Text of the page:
VIRGINIA, Minn. — Republican U.S. Rep. Chip Cravaack and DFLer Rick Nolan talked mining during their final debate in this Iron Range city on Wednesday.
Over an hour and a half, the two debated traditional topics like the economy and jobs and made them specific to the 8th District, and the Iron Range in particular: how to create jobs for the mining industry.
On the economy, Cravaack called for tax cuts, including an across-the-board 25 percent rate for corporations to spur hiring. Nolan called such an approach “letting the rich get richer,” and said the tax could should be rewritten to give incentives for companies that bring jobs back to the United States.
The two were on opposite ends of a House Republican budget plan: Cravaack highlighted the lower taxes and decreased spending in the bill and said, “That is how you create jobs, by reining in our excessive tax code, the excessive amount of regulations that impede the small business owner, and the corporations, for that matter, from creating jobs.”
“Certainly you have a plan,” Nolan countered. “It’s called the [Rep. Paul] Ryan plan. We call it here the Ryan-Cravaack plan.” He hit it for protecting defense spending while pushing domestic cuts, as well as for its changes to Medicare.
The fiscal cliff, the series of tax increases and spending cuts set to take effect at the end of the year, took center stage as well, specifically the scheduled $600 billion cut to Pentagon spending. Cravaack said such a plan would devastate the armed forces, leading to the lowest amount of ground forces since 1940, the smallest Navy since 1915 and the smallest-ever Air Force, he said. Nolan, however, said there was room to trim some fat, specifically by ending the war in Afghanistan, and that defense cuts would be needed in order to help balance the budget.
But the pair agreed on one thing: robust spending for the Duluth wing of the Air National Guard.
“I’m actually smiling because we have some bipartisan agreement,” Cravaack said to laughs from the audience.
Detailing disagreements on health care
As they have throughout the campaign, the pair sparred on Medicare and the Affordable Care Act, specifically $716 billion worth of Medicare cuts that have become a political football nationally.
Nolan hit Cravaack for supporting a plan to use that funding to pay for tax cuts. He said the Affordable Care Act, which passed with a similar cut, helps keep Medicare solvent for an additional eight years.
Cravaack said such a scheme was an example of misplaced priorities.
“Our seniors are being robbed from Medicare to pay for Obamacare,” he said. More broadly, Cravaack said he supported the House Republican plan to create a premium support system for future beneficiaries currently under the age of 55. He called for repealing President Obama’s health care law, while Nolan said it was “a very good beginning, [but] we don’t know for sure how well the aspects of it are going to work out … there’s probably going to have to be some changes made.”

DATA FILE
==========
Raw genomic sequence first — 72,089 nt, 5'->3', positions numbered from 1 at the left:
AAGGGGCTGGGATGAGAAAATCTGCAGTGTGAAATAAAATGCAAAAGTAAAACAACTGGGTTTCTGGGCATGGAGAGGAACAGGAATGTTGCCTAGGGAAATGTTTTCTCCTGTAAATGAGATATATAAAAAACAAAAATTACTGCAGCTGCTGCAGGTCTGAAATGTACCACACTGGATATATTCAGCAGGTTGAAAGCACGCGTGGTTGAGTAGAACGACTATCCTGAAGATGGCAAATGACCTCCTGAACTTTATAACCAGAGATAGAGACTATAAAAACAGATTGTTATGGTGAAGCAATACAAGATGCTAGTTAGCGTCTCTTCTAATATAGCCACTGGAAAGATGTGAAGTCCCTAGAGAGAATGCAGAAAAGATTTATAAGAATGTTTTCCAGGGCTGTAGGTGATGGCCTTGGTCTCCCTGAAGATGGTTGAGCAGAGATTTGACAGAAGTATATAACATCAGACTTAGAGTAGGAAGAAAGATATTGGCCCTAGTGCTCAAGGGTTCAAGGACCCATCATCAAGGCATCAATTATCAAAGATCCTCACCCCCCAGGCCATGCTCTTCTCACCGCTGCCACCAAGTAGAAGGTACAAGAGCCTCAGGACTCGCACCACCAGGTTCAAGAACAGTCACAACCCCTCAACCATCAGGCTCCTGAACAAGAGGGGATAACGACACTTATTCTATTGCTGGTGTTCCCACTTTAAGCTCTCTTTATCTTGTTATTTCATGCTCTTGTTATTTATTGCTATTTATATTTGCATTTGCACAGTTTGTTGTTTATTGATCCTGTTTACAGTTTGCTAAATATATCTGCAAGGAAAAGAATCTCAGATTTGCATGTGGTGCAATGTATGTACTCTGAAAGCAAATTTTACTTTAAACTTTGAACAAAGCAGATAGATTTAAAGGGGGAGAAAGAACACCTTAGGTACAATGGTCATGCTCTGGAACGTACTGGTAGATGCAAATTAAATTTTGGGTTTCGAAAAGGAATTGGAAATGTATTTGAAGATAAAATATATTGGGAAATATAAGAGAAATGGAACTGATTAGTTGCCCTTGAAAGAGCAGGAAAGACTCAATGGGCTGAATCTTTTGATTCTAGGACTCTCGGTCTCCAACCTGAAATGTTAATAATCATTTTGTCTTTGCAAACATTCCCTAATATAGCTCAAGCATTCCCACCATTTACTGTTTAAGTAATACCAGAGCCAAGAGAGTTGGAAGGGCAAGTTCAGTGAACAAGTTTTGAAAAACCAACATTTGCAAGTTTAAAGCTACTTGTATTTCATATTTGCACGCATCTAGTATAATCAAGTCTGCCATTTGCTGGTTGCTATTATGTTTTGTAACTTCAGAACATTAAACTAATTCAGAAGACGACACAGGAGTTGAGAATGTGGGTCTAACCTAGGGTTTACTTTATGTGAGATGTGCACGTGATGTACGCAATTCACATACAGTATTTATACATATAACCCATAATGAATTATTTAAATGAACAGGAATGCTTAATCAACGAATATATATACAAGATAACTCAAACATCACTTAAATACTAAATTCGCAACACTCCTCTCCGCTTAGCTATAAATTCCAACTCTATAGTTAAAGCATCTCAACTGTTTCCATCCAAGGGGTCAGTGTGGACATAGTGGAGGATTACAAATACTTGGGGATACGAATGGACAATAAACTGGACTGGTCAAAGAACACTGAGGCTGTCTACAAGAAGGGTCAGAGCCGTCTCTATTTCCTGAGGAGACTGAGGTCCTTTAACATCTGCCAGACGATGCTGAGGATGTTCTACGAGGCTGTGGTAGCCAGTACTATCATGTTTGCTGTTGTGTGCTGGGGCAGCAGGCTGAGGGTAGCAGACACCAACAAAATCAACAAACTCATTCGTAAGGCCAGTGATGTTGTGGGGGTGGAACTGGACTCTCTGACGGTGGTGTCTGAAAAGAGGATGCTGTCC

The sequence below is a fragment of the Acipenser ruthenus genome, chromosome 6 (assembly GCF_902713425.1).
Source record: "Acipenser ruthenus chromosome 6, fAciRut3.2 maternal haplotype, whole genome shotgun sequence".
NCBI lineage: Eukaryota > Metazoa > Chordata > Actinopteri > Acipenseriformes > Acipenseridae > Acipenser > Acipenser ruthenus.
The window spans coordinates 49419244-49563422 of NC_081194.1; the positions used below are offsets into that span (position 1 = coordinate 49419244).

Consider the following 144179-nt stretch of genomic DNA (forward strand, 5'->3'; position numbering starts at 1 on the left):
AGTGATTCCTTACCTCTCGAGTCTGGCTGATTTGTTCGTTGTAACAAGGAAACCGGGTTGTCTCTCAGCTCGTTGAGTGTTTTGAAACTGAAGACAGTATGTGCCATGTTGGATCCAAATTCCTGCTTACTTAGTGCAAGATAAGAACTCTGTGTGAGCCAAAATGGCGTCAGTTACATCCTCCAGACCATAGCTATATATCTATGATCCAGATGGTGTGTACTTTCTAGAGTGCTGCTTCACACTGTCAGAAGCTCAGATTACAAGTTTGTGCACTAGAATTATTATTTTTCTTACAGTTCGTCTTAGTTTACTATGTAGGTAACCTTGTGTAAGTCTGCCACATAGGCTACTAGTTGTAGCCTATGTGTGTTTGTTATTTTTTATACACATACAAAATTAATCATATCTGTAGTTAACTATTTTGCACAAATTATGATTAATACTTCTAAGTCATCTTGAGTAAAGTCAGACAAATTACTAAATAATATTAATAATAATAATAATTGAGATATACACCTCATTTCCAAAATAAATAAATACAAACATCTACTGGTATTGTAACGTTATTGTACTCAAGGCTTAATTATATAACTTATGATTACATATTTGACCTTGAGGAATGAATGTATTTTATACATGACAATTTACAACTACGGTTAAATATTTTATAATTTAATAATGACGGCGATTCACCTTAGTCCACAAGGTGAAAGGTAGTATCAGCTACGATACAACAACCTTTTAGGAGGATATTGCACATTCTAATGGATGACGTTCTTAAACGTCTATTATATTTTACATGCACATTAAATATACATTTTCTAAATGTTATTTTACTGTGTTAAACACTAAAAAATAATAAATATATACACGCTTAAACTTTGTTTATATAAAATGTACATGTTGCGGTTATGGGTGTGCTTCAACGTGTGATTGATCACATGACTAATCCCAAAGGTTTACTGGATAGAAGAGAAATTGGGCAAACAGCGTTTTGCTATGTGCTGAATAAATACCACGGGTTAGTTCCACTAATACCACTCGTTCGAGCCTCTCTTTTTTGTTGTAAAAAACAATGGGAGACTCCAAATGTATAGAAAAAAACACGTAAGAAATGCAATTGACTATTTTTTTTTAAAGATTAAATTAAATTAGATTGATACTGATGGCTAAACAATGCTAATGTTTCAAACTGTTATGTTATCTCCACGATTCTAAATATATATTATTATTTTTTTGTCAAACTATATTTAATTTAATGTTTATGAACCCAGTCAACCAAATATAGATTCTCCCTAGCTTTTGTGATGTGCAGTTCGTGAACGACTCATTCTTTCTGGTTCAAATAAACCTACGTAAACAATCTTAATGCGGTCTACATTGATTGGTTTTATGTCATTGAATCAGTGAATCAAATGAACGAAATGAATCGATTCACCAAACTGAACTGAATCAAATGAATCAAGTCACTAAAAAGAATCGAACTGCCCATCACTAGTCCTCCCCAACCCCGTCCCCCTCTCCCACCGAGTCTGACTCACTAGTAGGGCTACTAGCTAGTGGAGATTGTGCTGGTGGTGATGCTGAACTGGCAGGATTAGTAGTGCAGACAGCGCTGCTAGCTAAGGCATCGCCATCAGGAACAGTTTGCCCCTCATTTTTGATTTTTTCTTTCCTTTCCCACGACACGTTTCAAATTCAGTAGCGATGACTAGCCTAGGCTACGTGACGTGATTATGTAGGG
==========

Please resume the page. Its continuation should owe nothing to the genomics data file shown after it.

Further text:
Focusing in on mining
Cravaack and Nolan were debating at the Mesabi Range Community College, named for the area of the Iron Range near which it sits. Both candidates have expressed pro-mining views throughout the campaign, so their goal Wednesday was to try to get a leg up on the other.
Cravaack hit Nolan for supporting environmental regulations, as well as a $250 million mining research institute he said would do nothing to create jobs. He plugged an amendment he introduced to require federal transit projects to use American-made steel, using iron ore mined on the Range, as well as a bill he introduced to streamline the permitting process for mining projects.
“My goal, my vision of the 8th District of Minnesota, is to have people moving into the 8th District for good, high-paying jobs,” he said. “I truly believe we can be the Bakken Field of taconite and precious metal mining.”
Nolan defended the research center plan as one that would help find innovative ways to actually do mining. He also espoused a view similar to Cravaack’s on mine permitting, saying miners he’s talked to support environmental regulations as long as they are able to do their job.
“I’ve met with the mining companies as well, they don’t have any problem meeting the regulations,” he said. “They do have a problem with the process, and understandably so. It just clearly takes too long.”
(Here’s a more detailed look at the candidates and their views on mining).
Cravaack and Nolan are locked in what is considered the tightest congressional race in Minnesota. Recent public polling has given Nolan a slight lead in the race, though the polls have been contested by Cravaack, a first-term Republican who pulled a huge upset over longtime Democratic Rep. Jim Oberstar in 2010. Oberstar had represented the area for 36 years, and the district leans Democratic.
The race has become a magnet for outside money, bringing in $3.9 million in ads from independent expenditure groups on both sides of the aisle.
Cravaack and Nolan debated four times in all, more than any other congressional race in Minnesota this year.
Devin Henry can be reached at email@example.com. Follow him on Twitter: @dhenry